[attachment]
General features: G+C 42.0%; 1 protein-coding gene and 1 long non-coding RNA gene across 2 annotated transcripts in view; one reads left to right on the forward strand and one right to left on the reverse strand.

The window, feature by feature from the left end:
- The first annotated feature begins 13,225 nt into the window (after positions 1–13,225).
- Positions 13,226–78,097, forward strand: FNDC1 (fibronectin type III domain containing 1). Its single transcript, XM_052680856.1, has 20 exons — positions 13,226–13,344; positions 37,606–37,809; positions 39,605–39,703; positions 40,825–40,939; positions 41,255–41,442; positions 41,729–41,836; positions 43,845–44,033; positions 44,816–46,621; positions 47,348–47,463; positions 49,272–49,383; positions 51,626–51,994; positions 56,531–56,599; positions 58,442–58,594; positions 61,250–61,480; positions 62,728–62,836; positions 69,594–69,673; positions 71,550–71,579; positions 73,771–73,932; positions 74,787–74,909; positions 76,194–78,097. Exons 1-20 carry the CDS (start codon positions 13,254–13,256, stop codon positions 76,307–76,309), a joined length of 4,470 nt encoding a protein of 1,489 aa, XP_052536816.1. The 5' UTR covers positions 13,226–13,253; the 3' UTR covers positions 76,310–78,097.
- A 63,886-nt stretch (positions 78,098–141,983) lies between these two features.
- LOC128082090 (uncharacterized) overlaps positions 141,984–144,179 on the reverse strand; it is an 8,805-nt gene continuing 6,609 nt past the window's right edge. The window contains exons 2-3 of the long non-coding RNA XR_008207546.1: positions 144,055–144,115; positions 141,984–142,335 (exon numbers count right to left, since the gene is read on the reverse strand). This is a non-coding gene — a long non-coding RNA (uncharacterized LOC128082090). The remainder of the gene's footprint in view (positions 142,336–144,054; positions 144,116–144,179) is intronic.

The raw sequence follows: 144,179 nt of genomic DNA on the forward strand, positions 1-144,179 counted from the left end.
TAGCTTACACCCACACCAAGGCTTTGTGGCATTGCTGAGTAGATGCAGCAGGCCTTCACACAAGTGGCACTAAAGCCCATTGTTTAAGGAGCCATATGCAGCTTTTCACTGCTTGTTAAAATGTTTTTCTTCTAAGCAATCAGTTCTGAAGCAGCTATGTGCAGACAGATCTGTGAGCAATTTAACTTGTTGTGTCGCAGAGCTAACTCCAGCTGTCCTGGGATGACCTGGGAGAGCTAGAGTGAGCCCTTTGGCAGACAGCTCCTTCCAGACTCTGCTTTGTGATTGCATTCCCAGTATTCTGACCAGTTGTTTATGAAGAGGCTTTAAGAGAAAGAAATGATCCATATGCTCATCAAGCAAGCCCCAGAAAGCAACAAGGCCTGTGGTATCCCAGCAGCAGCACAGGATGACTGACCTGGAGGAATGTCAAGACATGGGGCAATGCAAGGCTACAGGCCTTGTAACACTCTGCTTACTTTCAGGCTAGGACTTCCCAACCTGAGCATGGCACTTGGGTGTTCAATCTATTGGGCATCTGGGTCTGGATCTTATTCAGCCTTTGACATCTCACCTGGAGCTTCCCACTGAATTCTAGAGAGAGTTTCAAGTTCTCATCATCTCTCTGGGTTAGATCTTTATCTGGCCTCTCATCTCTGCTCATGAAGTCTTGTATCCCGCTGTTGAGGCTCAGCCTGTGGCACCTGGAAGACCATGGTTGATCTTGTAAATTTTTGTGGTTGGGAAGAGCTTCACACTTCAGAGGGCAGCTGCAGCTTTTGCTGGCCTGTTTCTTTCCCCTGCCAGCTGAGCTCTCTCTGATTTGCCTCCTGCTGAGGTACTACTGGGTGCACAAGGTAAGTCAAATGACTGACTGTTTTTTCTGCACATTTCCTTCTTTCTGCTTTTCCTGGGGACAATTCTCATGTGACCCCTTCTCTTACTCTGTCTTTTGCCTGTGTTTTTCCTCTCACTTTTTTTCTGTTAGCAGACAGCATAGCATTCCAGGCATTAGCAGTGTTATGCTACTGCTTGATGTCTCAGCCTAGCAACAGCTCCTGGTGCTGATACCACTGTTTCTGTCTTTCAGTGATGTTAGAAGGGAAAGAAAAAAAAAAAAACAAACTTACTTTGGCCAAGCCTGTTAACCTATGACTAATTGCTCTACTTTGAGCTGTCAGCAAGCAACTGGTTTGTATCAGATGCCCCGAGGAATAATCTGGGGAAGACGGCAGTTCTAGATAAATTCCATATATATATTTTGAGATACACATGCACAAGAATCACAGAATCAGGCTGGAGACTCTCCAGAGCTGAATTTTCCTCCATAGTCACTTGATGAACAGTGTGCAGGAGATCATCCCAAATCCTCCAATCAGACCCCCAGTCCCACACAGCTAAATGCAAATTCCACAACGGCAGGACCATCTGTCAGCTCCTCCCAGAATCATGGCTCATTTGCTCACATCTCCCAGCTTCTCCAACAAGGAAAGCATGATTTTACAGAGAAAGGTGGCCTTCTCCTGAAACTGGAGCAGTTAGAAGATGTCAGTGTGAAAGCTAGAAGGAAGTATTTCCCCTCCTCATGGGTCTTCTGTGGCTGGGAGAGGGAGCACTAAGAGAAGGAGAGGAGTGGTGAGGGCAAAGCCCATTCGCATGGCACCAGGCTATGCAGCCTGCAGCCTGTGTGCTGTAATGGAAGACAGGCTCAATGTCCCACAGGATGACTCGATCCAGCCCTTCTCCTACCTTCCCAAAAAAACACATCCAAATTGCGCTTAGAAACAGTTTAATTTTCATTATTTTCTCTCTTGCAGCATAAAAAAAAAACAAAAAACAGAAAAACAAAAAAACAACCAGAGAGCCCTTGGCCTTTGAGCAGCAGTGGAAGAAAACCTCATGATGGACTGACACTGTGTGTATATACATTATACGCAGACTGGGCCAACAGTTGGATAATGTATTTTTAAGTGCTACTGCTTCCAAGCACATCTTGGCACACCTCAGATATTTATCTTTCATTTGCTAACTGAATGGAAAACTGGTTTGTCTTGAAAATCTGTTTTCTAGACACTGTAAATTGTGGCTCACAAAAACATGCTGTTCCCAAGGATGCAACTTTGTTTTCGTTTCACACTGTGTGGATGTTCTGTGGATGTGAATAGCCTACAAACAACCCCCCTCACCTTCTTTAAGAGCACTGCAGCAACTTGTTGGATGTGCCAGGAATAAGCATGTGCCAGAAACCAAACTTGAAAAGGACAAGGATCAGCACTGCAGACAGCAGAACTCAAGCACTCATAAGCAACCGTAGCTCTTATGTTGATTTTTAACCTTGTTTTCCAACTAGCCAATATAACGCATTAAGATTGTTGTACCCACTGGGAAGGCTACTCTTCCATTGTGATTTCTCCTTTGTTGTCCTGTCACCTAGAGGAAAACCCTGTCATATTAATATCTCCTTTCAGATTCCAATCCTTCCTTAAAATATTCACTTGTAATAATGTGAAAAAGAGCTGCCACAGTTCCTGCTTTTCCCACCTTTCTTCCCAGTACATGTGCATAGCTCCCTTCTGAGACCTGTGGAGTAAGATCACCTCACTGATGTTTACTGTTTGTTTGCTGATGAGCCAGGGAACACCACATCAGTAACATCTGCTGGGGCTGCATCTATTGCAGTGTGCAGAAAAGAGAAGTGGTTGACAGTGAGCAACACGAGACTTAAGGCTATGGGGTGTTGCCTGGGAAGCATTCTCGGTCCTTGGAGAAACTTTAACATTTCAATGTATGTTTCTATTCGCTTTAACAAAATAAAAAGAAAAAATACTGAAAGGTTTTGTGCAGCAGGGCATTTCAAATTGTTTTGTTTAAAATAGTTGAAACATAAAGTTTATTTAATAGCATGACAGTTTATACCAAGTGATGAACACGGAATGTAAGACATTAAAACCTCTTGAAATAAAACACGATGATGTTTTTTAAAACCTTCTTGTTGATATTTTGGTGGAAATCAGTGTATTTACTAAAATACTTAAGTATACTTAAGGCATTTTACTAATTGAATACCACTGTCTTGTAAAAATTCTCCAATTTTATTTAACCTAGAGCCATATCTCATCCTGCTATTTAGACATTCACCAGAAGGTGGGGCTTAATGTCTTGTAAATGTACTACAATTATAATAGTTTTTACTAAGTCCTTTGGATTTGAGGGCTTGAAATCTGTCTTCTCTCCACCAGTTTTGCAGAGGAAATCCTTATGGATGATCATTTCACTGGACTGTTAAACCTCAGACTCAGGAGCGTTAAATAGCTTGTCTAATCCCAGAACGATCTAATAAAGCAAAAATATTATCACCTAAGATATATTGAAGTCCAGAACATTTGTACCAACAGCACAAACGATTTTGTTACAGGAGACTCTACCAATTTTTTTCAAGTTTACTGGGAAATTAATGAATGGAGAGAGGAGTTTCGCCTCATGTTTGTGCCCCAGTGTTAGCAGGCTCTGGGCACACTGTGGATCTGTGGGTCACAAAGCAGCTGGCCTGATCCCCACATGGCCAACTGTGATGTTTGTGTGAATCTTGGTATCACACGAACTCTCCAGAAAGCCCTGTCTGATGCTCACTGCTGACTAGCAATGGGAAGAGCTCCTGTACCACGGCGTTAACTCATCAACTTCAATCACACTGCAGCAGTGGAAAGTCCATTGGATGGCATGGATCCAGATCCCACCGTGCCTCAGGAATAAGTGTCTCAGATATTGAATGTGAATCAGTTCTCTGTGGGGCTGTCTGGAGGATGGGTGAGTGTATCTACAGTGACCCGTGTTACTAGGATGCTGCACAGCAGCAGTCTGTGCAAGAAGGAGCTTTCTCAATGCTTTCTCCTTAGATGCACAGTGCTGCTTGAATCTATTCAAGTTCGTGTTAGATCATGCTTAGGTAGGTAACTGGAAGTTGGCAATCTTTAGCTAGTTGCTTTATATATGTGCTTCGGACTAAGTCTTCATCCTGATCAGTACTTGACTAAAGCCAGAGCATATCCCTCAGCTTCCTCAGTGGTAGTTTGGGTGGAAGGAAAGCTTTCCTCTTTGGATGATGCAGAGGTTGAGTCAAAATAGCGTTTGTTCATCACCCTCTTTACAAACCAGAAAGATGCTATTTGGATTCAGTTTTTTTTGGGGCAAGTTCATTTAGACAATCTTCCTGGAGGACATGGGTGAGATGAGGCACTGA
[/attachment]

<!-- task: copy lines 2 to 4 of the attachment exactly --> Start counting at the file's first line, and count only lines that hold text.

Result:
The window, feature by feature from the left end:
- The first annotated feature begins 13,225 nt into the window (after positions 1–13,225).
- Positions 13,226–78,097, forward strand: FNDC1 (fibronectin type III domain containing 1). Its single transcript, XM_052680856.1, has 20 exons — positions 13,226–13,344; positions 37,606–37,809; positions 39,605–39,703; positions 40,825–40,939; positions 41,255–41,442; positions 41,729–41,836; positions 43,845–44,033; positions 44,816–46,621; positions 47,348–47,463; positions 49,272–49,383; positions 51,626–51,994; positions 56,531–56,599; positions 58,442–58,594; positions 61,250–61,480; positions 62,728–62,836; positions 69,594–69,673; positions 71,550–71,579; positions 73,771–73,932; positions 74,787–74,909; positions 76,194–78,097. Exons 1-20 carry the CDS (start codon positions 13,254–13,256, stop codon positions 76,307–76,309), a joined length of 4,470 nt encoding a protein of 1,489 aa, XP_052536816.1. The 5' UTR covers positions 13,226–13,253; the 3' UTR covers positions 76,310–78,097.